Vaclav, while I concur with your analysis regarding renewables and their drawbacks (which are persistently ignored by those who seem to imagine that “green” is a magical solution to everything) it’s difficult to agree with your enthusiasm for nuclear power. For a start, fusion power is still at least 20 years away, as it has been for the last 70 years. Which means that today’s nuclear power comes with a heavy price tag: radioactive waste with a half-life of tens of thousands of years. We humans are simply too stupid and too short-sighted to be entrusted with that kind of responsibility. We’ve already done immensely stupid things like dumping barrels of toxic waste into the oceans (without bothering to mark where we dumped them); the barrels have a duty-life of a little more than 100 years while the highly radioactive waste they contain will be lethal for 20,000 years.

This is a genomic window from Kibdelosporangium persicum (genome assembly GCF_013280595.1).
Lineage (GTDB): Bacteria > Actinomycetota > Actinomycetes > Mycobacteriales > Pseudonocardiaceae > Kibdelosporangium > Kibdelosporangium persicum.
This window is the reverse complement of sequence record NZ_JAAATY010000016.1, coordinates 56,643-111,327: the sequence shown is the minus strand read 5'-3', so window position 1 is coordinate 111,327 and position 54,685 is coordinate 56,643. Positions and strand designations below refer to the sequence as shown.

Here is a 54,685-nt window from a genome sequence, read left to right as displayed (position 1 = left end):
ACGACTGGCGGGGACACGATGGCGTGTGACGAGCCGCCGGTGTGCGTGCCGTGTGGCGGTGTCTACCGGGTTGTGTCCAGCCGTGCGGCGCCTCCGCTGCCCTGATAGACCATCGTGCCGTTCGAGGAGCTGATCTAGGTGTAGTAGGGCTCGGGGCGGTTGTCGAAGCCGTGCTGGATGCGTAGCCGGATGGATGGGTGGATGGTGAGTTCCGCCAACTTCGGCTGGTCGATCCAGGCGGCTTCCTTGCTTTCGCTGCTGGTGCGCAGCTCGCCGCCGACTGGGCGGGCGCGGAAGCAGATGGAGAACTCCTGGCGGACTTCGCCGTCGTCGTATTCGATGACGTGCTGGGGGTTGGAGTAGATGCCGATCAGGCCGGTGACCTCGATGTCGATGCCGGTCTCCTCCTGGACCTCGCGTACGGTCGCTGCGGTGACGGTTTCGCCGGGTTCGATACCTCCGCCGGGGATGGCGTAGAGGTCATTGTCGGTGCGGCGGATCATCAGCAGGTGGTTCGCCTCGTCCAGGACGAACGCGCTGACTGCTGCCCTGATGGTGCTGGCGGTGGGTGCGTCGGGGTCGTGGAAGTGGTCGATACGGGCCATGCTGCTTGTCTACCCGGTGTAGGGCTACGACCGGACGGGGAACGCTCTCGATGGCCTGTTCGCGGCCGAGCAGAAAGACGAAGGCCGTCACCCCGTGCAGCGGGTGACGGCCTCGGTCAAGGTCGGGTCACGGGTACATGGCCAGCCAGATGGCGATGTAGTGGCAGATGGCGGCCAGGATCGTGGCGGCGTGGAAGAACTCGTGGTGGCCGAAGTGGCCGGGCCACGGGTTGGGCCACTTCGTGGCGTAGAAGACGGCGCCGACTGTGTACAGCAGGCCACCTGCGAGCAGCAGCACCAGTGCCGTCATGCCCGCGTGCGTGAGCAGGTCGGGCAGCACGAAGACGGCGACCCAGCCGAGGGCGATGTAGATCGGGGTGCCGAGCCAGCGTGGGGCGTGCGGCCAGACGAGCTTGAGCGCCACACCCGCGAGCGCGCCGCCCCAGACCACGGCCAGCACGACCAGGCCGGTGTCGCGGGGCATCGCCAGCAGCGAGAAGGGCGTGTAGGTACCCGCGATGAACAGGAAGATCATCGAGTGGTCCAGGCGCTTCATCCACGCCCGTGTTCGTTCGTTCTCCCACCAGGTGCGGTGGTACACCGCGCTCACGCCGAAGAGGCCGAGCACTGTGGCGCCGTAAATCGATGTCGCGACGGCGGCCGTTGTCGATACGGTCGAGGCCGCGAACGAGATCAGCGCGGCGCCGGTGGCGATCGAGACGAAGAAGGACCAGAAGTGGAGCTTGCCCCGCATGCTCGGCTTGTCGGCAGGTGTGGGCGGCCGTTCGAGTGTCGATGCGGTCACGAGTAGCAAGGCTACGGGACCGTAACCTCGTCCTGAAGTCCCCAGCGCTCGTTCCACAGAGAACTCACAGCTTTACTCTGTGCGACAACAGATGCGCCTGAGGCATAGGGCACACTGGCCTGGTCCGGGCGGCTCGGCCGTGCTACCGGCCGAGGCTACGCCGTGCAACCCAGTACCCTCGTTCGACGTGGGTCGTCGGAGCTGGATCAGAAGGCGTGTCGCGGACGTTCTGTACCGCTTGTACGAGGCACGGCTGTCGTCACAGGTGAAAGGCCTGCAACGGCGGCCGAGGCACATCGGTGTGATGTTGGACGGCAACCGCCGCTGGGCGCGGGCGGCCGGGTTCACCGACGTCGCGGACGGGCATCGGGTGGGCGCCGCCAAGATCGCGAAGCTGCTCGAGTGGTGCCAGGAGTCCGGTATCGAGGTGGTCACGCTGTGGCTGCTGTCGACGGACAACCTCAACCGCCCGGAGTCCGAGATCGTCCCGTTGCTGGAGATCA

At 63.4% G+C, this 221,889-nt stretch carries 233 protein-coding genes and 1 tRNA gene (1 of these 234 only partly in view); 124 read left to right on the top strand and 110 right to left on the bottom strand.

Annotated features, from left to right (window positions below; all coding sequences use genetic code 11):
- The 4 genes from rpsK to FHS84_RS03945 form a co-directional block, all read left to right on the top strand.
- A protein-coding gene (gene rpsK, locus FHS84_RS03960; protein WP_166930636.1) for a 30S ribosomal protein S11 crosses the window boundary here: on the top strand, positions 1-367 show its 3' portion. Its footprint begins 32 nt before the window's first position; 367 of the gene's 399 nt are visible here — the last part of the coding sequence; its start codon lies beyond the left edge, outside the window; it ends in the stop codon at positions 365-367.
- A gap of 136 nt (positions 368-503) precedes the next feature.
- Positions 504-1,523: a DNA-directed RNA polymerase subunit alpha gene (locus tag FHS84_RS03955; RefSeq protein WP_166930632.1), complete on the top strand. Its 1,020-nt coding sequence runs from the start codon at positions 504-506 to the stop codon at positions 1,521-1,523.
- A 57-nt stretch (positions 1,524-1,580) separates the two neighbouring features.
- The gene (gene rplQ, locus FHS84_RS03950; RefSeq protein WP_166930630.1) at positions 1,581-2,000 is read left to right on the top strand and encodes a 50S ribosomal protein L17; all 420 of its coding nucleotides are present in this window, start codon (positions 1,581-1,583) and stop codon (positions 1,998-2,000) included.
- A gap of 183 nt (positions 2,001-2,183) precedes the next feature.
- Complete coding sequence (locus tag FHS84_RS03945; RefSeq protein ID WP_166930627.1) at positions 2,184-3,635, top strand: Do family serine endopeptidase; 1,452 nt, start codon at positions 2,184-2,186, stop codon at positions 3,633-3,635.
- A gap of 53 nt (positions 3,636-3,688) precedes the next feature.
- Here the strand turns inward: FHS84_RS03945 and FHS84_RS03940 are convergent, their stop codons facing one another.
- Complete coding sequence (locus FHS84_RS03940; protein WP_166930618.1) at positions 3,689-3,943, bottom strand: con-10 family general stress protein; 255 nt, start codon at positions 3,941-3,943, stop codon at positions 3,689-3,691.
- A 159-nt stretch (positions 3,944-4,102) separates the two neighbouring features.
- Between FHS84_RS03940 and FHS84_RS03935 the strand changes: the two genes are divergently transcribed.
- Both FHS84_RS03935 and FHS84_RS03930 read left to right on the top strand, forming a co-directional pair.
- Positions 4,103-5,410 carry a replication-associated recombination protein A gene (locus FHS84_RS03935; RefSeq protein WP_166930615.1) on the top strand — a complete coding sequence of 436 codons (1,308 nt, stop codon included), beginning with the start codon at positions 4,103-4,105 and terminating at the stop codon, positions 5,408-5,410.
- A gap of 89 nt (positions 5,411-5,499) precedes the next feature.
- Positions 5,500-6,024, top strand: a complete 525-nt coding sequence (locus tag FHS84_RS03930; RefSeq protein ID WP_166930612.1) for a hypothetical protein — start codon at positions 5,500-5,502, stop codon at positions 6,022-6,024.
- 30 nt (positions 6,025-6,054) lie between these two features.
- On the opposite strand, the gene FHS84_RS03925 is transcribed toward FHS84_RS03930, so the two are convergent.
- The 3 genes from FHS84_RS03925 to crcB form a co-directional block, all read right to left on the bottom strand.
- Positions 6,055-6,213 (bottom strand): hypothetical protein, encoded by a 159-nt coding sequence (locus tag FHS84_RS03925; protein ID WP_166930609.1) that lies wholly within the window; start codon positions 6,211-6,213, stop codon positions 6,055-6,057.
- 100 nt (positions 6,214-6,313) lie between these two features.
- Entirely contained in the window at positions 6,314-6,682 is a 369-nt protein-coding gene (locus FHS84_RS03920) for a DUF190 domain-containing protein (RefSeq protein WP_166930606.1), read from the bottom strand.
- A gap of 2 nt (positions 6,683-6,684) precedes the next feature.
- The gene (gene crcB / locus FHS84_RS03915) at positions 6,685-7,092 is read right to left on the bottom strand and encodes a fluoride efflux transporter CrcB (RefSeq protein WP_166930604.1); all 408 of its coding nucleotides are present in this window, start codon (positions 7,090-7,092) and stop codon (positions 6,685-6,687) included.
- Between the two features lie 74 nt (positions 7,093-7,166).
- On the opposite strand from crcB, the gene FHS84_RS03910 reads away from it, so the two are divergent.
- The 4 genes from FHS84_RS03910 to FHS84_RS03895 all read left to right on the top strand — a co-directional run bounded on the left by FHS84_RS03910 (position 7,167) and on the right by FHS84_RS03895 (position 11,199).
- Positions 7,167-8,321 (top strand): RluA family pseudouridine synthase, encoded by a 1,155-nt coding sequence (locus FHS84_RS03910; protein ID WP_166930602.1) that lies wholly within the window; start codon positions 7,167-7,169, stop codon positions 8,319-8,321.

Thus it is impossible to reconcile the evident safety risks with the zero-carbon advantages of nuclear power. Humans are just too irresponsible and dull-witted to be entrusted with this technology. Therefore we have to look for a multi-pronged approach. Work-from-home around the West would save an estimated 12 million barrels of oil per day (the equivalent of Saudi Arabia’s entire output) and thus save nearly two billion tons of CO2 emissions per year. If we stopped building stupid structures that lack proper insulation, we could save at least another 12 million barrels per day in the West alone. Alterations to our current insane agricultural practices could reduce global CO2 and methane emissions by at least another 4 billion tons of CO2 per year.
So by combining more rational policies towards work and construction and agriculture we could dramatically reduce our need for CO2 intensive power generation. It’s not a complete solution by any means but it has none of the risks of relying on nuclear power and therefore the risk/reward profile is dramatically superior to any realistic nuclear-based approach.